In order to instrumentalize the person assisted in their self-care, the professionals use the technologies of care that are found in the PHC, such as: longitudinality, bond, individual appointment, home visit (as a strategy to know the reality of the other and the approximation between health service and user), active search and multi-professional attention.

PHC’s professionals overcome the difficulties of not having a formal flow in HIV/AIDS care still established, through mobilization in favor of and for implementing a committed and resolute care, using the tools that their work process provides.

Regarding the characteristics of this care, the nurses highlighted the actions for awareness, orientation about the disease and its coping, as well as monitoring the therapeutic adherence. We do this work more in the sense of causing awareness, guiding on preventing the contamination, on life in society, on how to face this (E02). So, what we do more is seeing if the patient has joined the treatment (E15).

Nurse discourse reveals an intertwining of the words “awareness” e “person-centered approach”, using both expressions to characterize a care that goes far beyond health education actions. That is, a singular attention oriented to biomedical, psychosocial and cultural issues, as well as a committed attention with those who seek it, with a bond and co-responsibility for care.

In spite of the potentialities present in the PHC work process, previously exposed, nurses report that HIV/AIDS care is still characterized by medical-centered care, with little recognition for the nurse role: it passes more by the medical care (E09). There is the Ministry's protocol on sexually transmitted disease, but thus, I do not see much of the participation of the nurse, nor in the reality that we live here (E11).

Although the nurse is the catalytic agent of multi-professional care in the Health Centers, as well as, they have guaranteed their space in conducting HIV’s diagnosis, counseling, follow-up, promotion and monitoring of ART, the interviewees report that it is about a low visibility performance, or more, of ignorance of the real role of nurses in relation to HIV/AIDS related issues.

In summary, those data point out that, although there are protocols and ministerial directives for HIV/AIDS care in PHC, there is no flow and systematization of care, leading the professional to respond to the needs/complaints/problem and develop care with the available resources in order to ensure quality care.

DISCUSSION

PLWHA access to Health Centers characterizes a flow of care directed to the spontaneous demand, not to programmatic actions that seek to offer and guarantee services and actions in health, which provide adequate management to the individual needs of each PLWHA.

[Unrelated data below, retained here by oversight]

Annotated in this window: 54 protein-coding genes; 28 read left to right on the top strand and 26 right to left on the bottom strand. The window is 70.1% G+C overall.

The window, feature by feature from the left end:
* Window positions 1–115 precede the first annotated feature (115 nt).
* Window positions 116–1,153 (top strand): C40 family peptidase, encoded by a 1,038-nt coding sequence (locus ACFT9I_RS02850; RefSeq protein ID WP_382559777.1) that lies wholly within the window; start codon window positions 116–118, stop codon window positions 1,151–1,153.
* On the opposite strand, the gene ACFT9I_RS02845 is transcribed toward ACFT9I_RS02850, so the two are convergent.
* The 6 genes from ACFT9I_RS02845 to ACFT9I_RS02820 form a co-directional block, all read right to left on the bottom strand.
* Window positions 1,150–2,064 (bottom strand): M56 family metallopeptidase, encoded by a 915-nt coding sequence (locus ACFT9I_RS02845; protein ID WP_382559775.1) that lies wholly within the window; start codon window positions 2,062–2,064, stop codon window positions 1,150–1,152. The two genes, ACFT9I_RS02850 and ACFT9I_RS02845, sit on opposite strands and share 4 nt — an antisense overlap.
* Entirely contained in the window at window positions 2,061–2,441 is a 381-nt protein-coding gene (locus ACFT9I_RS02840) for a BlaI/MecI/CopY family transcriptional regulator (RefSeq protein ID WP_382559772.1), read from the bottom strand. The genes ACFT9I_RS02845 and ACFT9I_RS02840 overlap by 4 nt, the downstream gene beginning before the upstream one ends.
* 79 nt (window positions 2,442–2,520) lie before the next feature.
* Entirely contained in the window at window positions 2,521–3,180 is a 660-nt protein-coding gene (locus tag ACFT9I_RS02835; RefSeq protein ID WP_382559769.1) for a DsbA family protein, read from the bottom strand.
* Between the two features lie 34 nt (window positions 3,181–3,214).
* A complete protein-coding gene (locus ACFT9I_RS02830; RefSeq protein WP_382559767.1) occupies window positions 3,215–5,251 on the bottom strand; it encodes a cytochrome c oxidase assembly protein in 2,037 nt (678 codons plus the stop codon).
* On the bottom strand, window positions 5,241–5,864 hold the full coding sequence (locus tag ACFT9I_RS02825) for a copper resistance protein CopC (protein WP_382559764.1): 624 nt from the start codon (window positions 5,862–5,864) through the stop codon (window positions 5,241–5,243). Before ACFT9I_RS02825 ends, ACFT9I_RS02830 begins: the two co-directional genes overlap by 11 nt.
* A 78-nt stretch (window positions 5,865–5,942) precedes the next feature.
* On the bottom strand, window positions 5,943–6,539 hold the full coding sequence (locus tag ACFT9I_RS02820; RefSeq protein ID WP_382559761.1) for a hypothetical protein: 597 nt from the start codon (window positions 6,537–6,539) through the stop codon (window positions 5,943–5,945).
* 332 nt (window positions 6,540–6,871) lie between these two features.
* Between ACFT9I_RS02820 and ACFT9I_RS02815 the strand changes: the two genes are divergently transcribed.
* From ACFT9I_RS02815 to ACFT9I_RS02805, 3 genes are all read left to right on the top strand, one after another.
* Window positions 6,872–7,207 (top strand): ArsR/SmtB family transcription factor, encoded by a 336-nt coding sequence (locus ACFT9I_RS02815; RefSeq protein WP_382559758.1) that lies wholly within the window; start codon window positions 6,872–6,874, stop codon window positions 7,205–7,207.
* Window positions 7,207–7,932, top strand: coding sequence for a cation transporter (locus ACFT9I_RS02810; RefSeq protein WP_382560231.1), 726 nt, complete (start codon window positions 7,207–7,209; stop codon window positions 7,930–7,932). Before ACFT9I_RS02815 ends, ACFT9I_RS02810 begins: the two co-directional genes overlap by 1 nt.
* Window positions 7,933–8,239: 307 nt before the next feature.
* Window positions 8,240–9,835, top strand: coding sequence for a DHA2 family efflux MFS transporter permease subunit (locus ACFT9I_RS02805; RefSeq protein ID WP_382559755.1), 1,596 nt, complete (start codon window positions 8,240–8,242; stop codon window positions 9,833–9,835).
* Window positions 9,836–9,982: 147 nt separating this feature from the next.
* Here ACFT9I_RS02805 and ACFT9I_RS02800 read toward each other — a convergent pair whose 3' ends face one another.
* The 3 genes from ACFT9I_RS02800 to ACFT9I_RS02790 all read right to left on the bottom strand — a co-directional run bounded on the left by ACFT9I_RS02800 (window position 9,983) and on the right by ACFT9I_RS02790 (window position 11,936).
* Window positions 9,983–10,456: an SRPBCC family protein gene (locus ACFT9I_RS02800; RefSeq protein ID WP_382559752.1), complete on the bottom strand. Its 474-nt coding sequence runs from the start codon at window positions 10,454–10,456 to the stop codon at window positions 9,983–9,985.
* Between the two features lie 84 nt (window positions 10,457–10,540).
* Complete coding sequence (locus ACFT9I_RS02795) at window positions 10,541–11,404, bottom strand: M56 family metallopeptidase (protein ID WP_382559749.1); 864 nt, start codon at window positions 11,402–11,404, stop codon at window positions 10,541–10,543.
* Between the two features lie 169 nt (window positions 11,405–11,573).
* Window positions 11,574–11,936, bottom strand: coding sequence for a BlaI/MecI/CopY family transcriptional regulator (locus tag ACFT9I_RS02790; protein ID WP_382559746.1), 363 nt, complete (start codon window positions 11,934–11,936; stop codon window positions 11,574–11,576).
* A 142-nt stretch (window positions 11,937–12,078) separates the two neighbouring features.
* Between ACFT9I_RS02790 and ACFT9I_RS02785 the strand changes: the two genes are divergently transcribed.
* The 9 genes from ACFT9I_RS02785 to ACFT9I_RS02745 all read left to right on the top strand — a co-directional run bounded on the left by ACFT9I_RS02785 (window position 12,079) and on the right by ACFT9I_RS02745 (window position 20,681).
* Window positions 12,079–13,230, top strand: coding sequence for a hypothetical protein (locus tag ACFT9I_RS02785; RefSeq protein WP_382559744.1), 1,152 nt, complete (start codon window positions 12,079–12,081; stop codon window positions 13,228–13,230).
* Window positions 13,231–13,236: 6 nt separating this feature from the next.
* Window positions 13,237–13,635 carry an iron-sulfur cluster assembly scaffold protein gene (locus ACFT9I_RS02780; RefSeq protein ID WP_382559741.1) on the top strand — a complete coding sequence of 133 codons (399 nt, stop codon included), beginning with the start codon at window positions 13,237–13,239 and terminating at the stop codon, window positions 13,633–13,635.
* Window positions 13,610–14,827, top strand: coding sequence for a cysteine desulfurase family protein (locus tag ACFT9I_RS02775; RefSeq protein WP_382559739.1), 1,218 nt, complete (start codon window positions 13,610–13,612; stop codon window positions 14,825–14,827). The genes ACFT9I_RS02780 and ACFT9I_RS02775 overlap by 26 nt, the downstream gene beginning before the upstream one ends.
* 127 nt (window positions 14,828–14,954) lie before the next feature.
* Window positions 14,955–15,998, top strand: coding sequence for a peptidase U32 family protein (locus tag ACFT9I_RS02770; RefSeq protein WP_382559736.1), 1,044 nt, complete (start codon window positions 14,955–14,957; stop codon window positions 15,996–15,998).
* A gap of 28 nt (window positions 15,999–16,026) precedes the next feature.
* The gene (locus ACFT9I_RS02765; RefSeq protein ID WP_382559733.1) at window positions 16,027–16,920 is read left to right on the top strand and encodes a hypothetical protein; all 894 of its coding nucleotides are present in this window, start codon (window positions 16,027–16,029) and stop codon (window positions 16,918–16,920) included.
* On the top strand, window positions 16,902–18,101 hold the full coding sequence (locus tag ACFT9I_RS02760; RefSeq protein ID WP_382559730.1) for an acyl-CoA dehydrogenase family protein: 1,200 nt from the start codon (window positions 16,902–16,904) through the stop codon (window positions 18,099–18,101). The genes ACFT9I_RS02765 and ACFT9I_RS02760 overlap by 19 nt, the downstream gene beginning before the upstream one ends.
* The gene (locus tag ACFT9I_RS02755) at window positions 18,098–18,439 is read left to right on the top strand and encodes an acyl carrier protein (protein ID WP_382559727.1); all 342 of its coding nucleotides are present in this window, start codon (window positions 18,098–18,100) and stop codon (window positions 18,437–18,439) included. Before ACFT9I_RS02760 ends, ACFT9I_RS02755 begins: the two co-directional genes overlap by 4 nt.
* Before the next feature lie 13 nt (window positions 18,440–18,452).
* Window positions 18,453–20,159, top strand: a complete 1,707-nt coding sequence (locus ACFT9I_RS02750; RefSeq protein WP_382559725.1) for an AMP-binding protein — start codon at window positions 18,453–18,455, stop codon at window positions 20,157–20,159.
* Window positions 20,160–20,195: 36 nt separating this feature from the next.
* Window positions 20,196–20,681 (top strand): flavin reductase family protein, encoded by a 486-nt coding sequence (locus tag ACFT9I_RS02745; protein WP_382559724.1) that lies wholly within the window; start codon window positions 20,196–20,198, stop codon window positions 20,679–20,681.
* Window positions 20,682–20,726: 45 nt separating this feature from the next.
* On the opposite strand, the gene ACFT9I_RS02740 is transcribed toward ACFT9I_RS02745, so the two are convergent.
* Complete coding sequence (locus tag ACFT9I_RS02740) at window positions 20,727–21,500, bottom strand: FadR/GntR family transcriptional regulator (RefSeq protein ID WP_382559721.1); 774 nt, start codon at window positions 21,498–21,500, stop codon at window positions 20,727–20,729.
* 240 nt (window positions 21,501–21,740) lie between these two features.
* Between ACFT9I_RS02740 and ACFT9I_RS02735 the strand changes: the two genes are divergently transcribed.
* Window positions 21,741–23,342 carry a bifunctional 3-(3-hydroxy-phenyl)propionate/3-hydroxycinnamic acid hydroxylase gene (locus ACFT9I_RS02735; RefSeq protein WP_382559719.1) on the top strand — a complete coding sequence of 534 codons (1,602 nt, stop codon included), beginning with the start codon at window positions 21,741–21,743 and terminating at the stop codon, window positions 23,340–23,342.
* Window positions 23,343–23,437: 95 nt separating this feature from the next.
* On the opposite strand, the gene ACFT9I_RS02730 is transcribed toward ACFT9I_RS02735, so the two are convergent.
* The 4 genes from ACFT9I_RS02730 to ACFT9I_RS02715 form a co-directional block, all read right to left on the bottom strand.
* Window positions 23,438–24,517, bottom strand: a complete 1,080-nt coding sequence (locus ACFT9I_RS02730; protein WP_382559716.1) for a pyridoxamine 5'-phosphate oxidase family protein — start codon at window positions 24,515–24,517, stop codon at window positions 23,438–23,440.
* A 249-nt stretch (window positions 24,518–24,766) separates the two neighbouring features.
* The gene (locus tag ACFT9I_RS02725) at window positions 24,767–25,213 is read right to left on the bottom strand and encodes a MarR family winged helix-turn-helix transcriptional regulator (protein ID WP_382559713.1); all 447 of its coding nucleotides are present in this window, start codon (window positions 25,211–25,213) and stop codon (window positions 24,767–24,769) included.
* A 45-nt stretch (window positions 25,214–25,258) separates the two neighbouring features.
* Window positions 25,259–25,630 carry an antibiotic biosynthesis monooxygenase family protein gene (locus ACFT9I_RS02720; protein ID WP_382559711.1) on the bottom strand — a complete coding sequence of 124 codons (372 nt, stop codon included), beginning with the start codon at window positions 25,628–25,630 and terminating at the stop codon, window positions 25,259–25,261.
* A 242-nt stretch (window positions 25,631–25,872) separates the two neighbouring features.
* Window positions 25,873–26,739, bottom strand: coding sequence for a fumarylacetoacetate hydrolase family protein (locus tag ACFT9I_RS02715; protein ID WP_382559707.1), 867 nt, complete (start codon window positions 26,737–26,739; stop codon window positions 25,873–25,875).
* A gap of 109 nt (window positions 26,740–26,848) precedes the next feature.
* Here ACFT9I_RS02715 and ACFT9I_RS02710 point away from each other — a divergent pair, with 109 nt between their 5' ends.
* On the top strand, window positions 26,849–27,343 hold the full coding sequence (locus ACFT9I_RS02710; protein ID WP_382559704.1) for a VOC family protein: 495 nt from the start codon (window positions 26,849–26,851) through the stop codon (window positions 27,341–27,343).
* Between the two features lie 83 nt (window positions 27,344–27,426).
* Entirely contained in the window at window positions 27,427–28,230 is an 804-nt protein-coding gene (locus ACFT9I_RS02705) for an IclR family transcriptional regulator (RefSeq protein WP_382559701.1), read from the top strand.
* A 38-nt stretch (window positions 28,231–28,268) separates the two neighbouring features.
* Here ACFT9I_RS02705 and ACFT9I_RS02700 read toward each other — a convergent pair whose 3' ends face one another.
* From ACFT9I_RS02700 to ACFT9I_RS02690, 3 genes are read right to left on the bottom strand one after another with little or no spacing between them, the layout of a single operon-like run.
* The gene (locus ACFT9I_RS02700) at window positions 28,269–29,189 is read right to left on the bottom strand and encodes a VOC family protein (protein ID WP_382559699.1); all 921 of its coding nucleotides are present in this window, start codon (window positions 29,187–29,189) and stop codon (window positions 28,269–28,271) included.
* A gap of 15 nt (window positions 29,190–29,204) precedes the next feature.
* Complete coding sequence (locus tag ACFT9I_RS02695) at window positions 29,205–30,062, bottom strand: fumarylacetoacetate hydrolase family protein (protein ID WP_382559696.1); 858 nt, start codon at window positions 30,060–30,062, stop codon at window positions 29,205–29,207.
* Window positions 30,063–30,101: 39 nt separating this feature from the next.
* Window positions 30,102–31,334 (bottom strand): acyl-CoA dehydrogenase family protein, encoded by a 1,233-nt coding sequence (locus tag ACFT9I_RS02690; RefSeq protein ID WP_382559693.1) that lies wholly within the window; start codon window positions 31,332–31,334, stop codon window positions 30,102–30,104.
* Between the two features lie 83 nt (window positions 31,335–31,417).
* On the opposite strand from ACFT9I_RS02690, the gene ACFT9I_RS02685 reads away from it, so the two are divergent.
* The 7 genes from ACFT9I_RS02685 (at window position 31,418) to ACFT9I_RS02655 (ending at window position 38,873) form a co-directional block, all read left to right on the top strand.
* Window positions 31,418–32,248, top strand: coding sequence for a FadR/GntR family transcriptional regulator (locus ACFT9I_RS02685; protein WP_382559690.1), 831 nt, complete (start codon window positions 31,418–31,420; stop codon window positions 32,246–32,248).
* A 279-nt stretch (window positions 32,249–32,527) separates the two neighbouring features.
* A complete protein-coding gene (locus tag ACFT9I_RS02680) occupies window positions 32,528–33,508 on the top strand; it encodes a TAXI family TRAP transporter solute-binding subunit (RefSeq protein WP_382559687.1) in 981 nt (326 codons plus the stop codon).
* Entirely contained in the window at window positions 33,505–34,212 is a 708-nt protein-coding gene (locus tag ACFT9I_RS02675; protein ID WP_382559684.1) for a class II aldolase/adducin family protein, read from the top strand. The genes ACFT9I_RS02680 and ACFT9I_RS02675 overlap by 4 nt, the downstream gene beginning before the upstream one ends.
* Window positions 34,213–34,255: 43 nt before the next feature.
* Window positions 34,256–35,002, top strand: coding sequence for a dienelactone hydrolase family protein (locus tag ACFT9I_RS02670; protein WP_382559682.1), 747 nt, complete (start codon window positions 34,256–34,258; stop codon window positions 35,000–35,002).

In addition, this characteristic (spontaneous demand) contributes little to community awareness activities in HIV/AIDS prevention, early diagnosis, bonding establishment and empathy among health center professionals and PLWHA, continuity of care and promotion of ART adherence.

The lack of programmatic actions for HIV/AIDS care in PHC is directly related to the fact that, in Brazil, PLWHA care still remains largely centralized in SCS, therefore, clinical actions and the ties and empathy of PLWHA are associated to the secondary service teams, not to the PHC team. In addition, the logic of action in this is still very focused on ministerial programs, such as: Hiperdia (hypertension day program), Child Care and Women's Health Care. Allied to this, the PHC did not officially assume a flow of care for the demands of HIV infection, thus contributing, for the non-recognition of this issue with a receptor for the demands related to the infection.

However, it is essential that PHC should be seen as a service that is responsible for HIV/AIDS care, since that, as the main gateway to the health system, it is the place where the user’s first contact with the system takes place, with aspects of geographical accessibility, often superior to what SCS can offer. Therefore, it is essential for PHC to improve their organizational accessibility mechanisms, enabling the capacity to produce services and to respond to the life and health demands of PLWHA. In addition, it should not restrict its action to the physical room of Health Centers, but be able to identify and intervene in obstacles that hamper or facilitate the population's access to these environments.15

However, the perspective for coordinating the care and articulation of services should be considered in order to improve the accessibility of the individual to the different rooms of health production, so that all of them are aimed at achieving a common objective, which is to respond to the health needs of the person in an integrated way, through an efficient service network.15 And this topic gains special attention in HIV/AIDS care, since there is still a transition model where, in most Brazilian cities, HIV/AIDS care is concentrated in the SCS, a component of the average health complexity. In addition to the fact that, because it is a chronic disease with complex and continuous therapy, this user will invariably need, at some point in life, to access different professionals and their respective specialties, as well as different sites for providing health care services.

Since the onset of the AIDS epidemic, there has been a strong association of the disease with these at-risk groups (injecting drug users, homosexuals and sex workers) and deviant behaviors such as promiscuity.16 In addition, the fear of contagion, associated with the lack of knowledge of the transmission mechanisms of the virus, provoked and still provokes strong discrimination, which defies the daily life of PLWHA.17

Therefore, the moment of diagnosis is seen as an experience of great uncertainty and insecurity for the future, even of great trauma.18-19Although HIV/AIDS infection, when well managed, shows excellent prospects for quality of life and many years of survival, unlike what happened at the beginning of the epidemic, an irreversible and stigmatizing diagnosis remains.20 The professionals feel vulnerable to this situation and express the need for emotional preparation to lead the moment on the disclosure of seropositivity, or the revelation of the bad news. That is, the professionals feel unfit and/or unprepared for conducting this moment because they identify their emotional and technical vulnerability given such situation.